- Output-free goals. A year of delivery without output impact is a year spent piling up risk. The longer you wait to validate your ideas, the more likely it is that your ideas won’t work. (For pioneering efforts it may sometimes take more than a year to have impact, but for such efforts it is important to be unambiguous about the risks and what you are doing to “fail fast” – to either prove that the risks won’t take root, or prove that they cannot be avoided and the money is better spent elsewhere.)
- An “average” goal with a slow ramp. If we are moving an average, the arithmetic of computing an average requires that the final value will necessarily be well beyond the averaged target. Hence the longer it takes to get below that average, the farther below it we will need to reach to have the impact we intend – and the less likely it is we will actually reach our goal. “Yearly Average” metrics are uncommon, but where they are appropriate immediate progress should be expected and tracked.
- Dec 31 launch goals. Most American companies avoid meaningful launches between November and January. A launch goal at the end of a year typically suggests a lack of a real delivery plan. Worse still, such a goal is often unexamined until the end of the year approaches, so it becomes a fire drill for the engineering team during the part of the year during which it is hardest to make changes due to holiday traffic and vacations. Treat promises to launch in December with skepticism.
- Vacuum Launches. Launch goals are a means to an end; launches must be connected to a controllable input or output metric. Unless it is clear what metric the launch will impact, it cannot be clear whether the launch is worth completing.
- Lonely Metrics. A metric – or worse, metrics portfolio – that no one sees. Lonely metrics are no better than having no metrics at all, an investment disconnected from operational behavior.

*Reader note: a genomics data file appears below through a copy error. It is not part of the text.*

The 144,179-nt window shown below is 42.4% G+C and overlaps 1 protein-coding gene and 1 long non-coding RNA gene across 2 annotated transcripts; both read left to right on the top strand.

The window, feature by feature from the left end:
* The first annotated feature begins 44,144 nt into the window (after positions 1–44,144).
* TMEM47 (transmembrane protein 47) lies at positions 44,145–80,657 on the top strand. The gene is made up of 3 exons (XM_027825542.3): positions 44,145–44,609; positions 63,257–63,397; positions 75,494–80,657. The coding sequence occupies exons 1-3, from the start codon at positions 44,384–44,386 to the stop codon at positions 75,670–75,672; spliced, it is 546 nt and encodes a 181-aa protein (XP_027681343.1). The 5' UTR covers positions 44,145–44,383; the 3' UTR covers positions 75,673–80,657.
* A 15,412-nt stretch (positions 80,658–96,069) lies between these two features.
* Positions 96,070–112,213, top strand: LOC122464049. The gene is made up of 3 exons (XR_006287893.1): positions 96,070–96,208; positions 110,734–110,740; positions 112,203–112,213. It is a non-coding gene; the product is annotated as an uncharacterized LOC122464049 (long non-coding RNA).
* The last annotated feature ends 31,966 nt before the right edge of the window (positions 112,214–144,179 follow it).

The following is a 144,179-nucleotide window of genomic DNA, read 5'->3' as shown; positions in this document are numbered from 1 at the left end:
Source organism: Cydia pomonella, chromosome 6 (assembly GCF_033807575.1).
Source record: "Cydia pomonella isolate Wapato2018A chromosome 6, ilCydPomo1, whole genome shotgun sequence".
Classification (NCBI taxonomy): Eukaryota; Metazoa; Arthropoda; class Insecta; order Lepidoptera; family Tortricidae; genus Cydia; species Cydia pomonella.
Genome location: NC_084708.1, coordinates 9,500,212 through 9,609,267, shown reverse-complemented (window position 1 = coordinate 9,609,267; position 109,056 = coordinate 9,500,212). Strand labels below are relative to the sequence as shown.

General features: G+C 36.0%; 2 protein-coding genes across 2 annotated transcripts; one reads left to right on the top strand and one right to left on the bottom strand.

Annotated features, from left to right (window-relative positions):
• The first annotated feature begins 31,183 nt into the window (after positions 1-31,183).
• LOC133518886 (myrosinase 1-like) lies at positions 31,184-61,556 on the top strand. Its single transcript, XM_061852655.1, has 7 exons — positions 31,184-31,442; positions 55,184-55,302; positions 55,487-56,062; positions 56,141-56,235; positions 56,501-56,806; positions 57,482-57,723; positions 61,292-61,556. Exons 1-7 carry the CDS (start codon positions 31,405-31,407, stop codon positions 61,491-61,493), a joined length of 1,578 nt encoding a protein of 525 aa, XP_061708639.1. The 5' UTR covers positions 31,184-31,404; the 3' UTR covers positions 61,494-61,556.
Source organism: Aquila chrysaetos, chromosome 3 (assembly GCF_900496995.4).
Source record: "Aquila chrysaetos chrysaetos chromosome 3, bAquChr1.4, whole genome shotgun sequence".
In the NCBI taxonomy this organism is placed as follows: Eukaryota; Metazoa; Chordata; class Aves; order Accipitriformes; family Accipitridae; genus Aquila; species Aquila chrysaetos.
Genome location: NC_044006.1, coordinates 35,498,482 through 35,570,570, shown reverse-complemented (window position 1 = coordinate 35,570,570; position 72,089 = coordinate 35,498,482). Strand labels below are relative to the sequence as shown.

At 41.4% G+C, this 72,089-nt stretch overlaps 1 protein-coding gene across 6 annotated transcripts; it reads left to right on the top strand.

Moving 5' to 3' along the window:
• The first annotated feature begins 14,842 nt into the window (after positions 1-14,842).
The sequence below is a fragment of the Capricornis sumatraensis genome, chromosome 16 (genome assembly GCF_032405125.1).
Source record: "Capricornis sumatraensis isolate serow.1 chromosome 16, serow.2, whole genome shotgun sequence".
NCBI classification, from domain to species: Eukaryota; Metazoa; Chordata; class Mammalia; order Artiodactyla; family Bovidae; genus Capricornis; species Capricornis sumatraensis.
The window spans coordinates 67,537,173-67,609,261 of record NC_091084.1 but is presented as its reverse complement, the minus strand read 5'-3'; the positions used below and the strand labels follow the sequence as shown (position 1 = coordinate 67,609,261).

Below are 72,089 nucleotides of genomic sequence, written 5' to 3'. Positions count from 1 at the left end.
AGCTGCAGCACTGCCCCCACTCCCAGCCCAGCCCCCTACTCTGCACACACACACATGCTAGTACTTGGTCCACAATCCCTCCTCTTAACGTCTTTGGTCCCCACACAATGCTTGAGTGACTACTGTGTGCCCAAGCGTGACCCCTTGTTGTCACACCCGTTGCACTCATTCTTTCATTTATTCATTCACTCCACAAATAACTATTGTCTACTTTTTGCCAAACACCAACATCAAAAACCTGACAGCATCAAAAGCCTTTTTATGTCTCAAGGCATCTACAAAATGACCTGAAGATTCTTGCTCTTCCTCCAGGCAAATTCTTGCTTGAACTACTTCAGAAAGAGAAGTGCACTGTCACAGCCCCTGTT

- Unstable Metrics. Some metrics can be unduly influenced by inherent inputs. For example, a poorly designed metric for page views might be entirely dependent on the number of visitors to the website. It is important to use ratios and choose denominators to assure the metric is stable in the face of a change to the sample size or population mix.
- Myopic Metrics. Sometimes we have work that is germane to our charter and completely worth doing, but that would not impact any of our committed goals. Sadly, this often leads to teams de-prioritizing the work, but in fact it is a symptom of a metrics portfolio that isn’t focused on the right HACCP outputs. Fix the metrics, then do the right work.
- Metaphysics. A goal that promises to change an inherent input, sometimes that in fact requires a violation of the laws of physics to achieve. A widget on a page cannot load faster than the page itself. A “real-time” model-based decision cannot be made in less than a millisecond. We cannot detect bad actors before we have collected the information that reveals them.
- “We take financial outputs seriously, but we believe that focusing our energy on the controllable inputs to our business is the most effective way to maximize financial outputs over time.” – Jeff Bezos, 2009 Letter to Shareholders ↑
- There’s a related organizational design concern. If your team doesn’t have any controllable inputs, or your controllable inputs are insufficiently correlated to your desired outputs, your org structure is likely wrong and you have been set up to fail. Agonizing over goal-setting in that situation is counterproductive and you should instead be having the organizational conversation. ↑
- Another trap is to take goals that attempt to change inherent inputs, which are doomed from the start. See “Metaphysics” in Appendix B, “Anti-patterns.” ↑
- “My most important contribution [to animal welfare] has been to take the idea behind HACCP (Hazard Analysis Critical Control Point Theory, pronounced hassip) and apply it to the field.” ↑
- Miller’s law, also known as “The Magical Number Seven (plus or minus two).” ↑
- Which leads to inevitable curiosity why teams rarely automate monitoring of business goals. We need to inspect and interpret changes to health goals, but one might expect failures in business goals to result in alarms going off. ↑
- I don’t know if this is true, because I haven’t researched it. In this case I would prefer to believe without confirmation than to investigate and be disappointed. ↑
- This story may also be apocryphal. I have fruitlessly sought the data to establish (or refute) it. ↑
Kim Rachmeler was an Amazon VP from 2001-2007. Among other significant achievements, Kim pioneered the use of “How’s My Driving” and expressed dissatisfaction as the key metric for delivering effective Customer Service; she also authored the crisp goal pattern described in Appendix A. Many of the key insights described here, I learned from her.↑